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February 11, 1993


The opinion of the court was delivered by: BY THE COURT; JAMES MCGIRR KELLY


 J. M. KELLY, J.

 February 11, 1993

 Presently before the court is the application of Plaintiff's attorneys, Theodore Q. Thompson, Rosemarie Rhodes, and Lanier E. Williams, for prejudgment interest on Plaintiff's back pay awarded under Section 706(g) of Title VII of the Civil Rights Act of 1964, as amended, 42 U.S.C. § 2000e-5(g).

 On October 12, 1982, Defendant Southeastern Pennsylvania Transportation Authority ("SEPTA") discharged Plaintiff Theodore M. Frazier, Jr. ("Frazier"). Following the discharge, Plaintiff instituted two suits against SEPTA. Plaintiff brought one suit in his individual capacity claiming injury caused by Defendant's violation of Title VII. The second suit was a class action with Plaintiff representing the class, alleging violations of §§ 1981, 1983 and Title VII. The cases were consolidated for purposes of discovery and trial. Prior to trial, Plaintiff dismissed the § 1981 claims.

 At trial, the § 1983 claims were bifurcated on the issues of liability and damages. On August 1, 1990, a jury verdict was entered in favor of SEPTA on the § 1983 claims. With respect to the Title VII claims, the court found no class-wide entitlement to relief under Title VII. However the court found for Plaintiff on his individual Title VII claim.

 After a six day trial in February, 1992, the court awarded back pay to the Plaintiff from the date of discharge, October 12, 1982, through August 3, 1983, the date an offer of reinstatement was made. Plaintiff received an award of $ 11,170.84. The court also awarded Plaintiff prejudgment interest at the legal rate from August 1, 1983 to April 22, 1992 and ordered each party to submit calculations of the interest due.

 Plaintiff now seeks to have the prejudgment interest calculated based on the rate established pursuant to 26 U.S.C. § 6621. Plaintiff also requests that the interest be compounded quarterly. Defendant, based on an affidavit of a Forensic Economist, proposes that the proper rate of interest is the Treasury Bill rate compounded annually and that quarterly compounding is improper because it does not reflect realistic investment opportunities and would penalize Defendant contrary to the purposes of a Title VII back pay award. The court has now considered the parties' proposed calculations and is prepared to render its decision on this issue.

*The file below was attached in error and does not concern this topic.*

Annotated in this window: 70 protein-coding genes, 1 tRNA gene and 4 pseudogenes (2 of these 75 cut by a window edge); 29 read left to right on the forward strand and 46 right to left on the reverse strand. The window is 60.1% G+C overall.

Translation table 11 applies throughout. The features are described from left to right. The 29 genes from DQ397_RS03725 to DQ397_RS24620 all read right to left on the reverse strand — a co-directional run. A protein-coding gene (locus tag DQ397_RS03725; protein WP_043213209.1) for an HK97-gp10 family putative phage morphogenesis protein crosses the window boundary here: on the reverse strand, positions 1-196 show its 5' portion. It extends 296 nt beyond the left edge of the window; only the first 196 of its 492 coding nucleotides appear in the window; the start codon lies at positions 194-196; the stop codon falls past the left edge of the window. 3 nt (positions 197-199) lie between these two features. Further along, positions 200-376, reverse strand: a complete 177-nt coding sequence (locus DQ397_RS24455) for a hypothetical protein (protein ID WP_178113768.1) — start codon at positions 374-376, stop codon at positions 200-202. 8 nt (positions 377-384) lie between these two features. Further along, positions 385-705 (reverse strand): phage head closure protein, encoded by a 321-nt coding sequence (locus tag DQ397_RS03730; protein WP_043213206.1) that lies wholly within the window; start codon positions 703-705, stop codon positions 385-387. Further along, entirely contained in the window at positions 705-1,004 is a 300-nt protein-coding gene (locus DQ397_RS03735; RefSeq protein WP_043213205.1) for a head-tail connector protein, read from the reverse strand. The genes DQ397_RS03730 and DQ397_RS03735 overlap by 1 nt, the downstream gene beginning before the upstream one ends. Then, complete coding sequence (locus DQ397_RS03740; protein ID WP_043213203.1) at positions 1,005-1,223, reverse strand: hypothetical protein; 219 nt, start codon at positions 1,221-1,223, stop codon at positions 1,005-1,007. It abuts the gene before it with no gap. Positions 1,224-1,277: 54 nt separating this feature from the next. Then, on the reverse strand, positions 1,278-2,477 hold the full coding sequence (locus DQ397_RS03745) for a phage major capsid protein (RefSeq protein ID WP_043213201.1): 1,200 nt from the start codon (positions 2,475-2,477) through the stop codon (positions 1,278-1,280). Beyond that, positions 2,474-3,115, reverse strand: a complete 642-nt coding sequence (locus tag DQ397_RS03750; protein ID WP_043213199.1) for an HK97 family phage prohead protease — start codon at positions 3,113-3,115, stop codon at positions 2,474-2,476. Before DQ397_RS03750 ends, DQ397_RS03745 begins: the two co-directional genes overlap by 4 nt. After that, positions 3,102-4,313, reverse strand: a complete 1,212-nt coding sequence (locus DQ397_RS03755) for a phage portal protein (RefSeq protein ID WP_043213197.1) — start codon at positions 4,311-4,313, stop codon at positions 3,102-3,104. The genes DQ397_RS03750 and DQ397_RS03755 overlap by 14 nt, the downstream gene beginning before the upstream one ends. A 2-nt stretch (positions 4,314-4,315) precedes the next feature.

For the following reasons, the court finds that the appropriate rate for prejudgment interest on the award of back pay in this Title VII case is the fluctuating rate pursuant to 26 U.S.C. § 6621, the statute that sets the interest charged or paid by the IRS on underpayment or overpayment of taxes. The interest shall be compounded annually from August 3, 1983 to April 22, 1992.

 The award of back pay authorized by Title VII, § 706, as amended, 42 U.S.C. § 2000e-5(g) is intended to make-whole persons who suffered injury through past discrimination and to end employment discrimination. Loeffler v. Frank, 486 U.S. 549, 558, 100 L. Ed. 2d 549, 108 S. Ct. 1965 (1988) (quoting Albemarle Paper Co. v. Moody, 422 U.S. 405, 421, 45 L. Ed. 2d 280, 95 S. Ct. 2362 (1975)); Craig v. Y & Y Snacks, Inc., 721 F.2d 77, 84 (3d Cir. 1983). Prejudgment interest on such an award is "an element of complete compensation." Loeffler, 486 U.S. at 558 (quoting West Virginia v. United States, 479 U.S. 305, 310, 93 L. Ed. 2d 639, 107 S. Ct. 702 (1987).

 The Supreme Court in Albemarle Paper Co. v. Moody, 422 U.S. 405, 419, 45 L. Ed. 2d 280, 95 S. Ct. 2362 (1975), noted that Congress expressly modeled Title VII's back pay provision after the National Labor Relations Act ("NLRA"). Relying on the National Labor Relations Board's ("NLRB") practice of awarding back pay, the Court held that back pay should normally be awarded under Title VII absent unusual circumstances. Similarly, in holding that unemployment compensation should not be deducted from a Title VII back pay award, the United States Court of Appeals for the Third Circuit employed a rationale analogous to the Albemarle Court. See Craig v. Y & Y Snacks, Inc., 721 F.2d 77, 83-85 (3d Cir. 1983) (NLRB's practice of not deducting unemployment compensation from back pay awards "counsels a similar construction of Title VII").

 Accordingly, we now turn to the treatment of prejudgment interest on back pay awards under the NLRA. Interest on back pay awards has consistently been awarded under the NLRA. E.E.O.C. v. Guardian Pools, Inc., 828 F.2d 1507, 1512 (11th Cir. 1987) (citing Winn-Dixie Stores, Inc. v. NLRB, 413 F.2d 1008, 1010 (5th Cir. 1969)). In 1977, the NLRB rejected a flat six percent interest rate and adopted the adjusted prime rate established by the IRS in accordance with 26 U.S.C. § 6621 to better reflect economic reality. Florida Steel Corp., 231 NLRB No. 117, 96 L.R.R.M. 1070, enforcement denied on other grounds, sub nom. NLRB v. Florida Steel Corp., 586 F.2d 436, 451 (5th Cir. 1978). Other district courts in this circuit also have applied the prevailing IRS rate set forth in § 6621 of the Internal Revenue Code. See Gallo v. John Powell Chevrolet, Inc., 779 F. Supp. 804, 817 (M.D.Pa. 1991) (IRS rates used in prejudgment back pay awarded under 42 U.S.C. 2000e-5(g)); E.E.O.C. v. Reads, Inc., 759 F. Supp. 1150, 1162 n.20 (E.D.Pa. 1991) (prejudgment interest on back pay in Title VII case awarded using IRS rate under 26 U.S.C. § 6621 and compounded quarterly); Green v. United States Steel Corp., 640 F. Supp. 1521, 1549 (E.D.Pa. 1986), vacated in part on other grounds, 843 F.2d 1511 (3d Cir. 1988), cert. denied, U.S. , 111 S. Ct. 53 (1990) (interest on prejudgment back pay award in Title VII case calculated pursuant to 26 U.S.C. 6621 and compounded quarterly). We find this to be the correct approach.